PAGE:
New York mayor Michael Bloomberg's widely-touted plan for a greener city have left out the major energy consumer in Manhattan: the thousands of buildings not owned by the city.
"The streams of traffic crashing against the city's various choke points may be New York's most iconic image of waste and pollution. But, in fact, the city's buildings – its defining physical elements –account for the bulk of the New York's energy use and carbon emissions. The city's 750,000 buildings – residential, commercial and government -- are responsible for nearly 80 percent, or 47 million metric tons, of New York City's total carbon dioxide output. That's the equivalent of 150 Empire State Buildings worth of greenhouse gas being pumped annually into the atmosphere – hanging heavily over its economy, landscape and environment."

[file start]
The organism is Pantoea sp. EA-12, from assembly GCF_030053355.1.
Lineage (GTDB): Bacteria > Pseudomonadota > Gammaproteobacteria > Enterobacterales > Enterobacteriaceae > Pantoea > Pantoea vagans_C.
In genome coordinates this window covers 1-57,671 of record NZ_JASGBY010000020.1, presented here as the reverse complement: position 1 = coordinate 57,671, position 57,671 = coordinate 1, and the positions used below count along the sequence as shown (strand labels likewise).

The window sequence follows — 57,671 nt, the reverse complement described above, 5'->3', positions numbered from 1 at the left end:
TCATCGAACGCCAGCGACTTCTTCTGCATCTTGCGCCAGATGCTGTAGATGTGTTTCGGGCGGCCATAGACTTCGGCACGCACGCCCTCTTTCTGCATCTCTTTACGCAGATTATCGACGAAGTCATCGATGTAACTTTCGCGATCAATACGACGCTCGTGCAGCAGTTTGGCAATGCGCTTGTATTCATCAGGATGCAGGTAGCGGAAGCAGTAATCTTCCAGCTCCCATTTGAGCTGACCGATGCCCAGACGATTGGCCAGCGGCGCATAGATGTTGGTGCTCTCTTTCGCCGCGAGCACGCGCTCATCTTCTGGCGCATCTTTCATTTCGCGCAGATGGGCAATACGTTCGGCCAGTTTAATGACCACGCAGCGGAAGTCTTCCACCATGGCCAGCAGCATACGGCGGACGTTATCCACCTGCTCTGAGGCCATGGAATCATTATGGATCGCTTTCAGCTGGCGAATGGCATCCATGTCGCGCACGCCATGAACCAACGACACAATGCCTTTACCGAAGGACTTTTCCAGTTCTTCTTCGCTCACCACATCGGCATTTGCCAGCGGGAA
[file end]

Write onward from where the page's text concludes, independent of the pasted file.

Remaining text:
"Buildings in the city's commercial sector, alone, which includes offices and retail space, kick out 25 percent of all emissions (transportation, by contrast, accounts for 23 percent)."
"Despite this, Bloomberg's ambitious PlaNYC2030 is largely silent on reducing pollution from buildings other than those built or owned by the city. It says virtually nothing about commercial buildings. Can New York City expect to meet its goal of reducing overall emissions by 30 percent by 2030 if it does not move aggressively – like London – to encourage and, in certain cases, impose efficiency standards on commercial property, one of its largest polluting sectors?"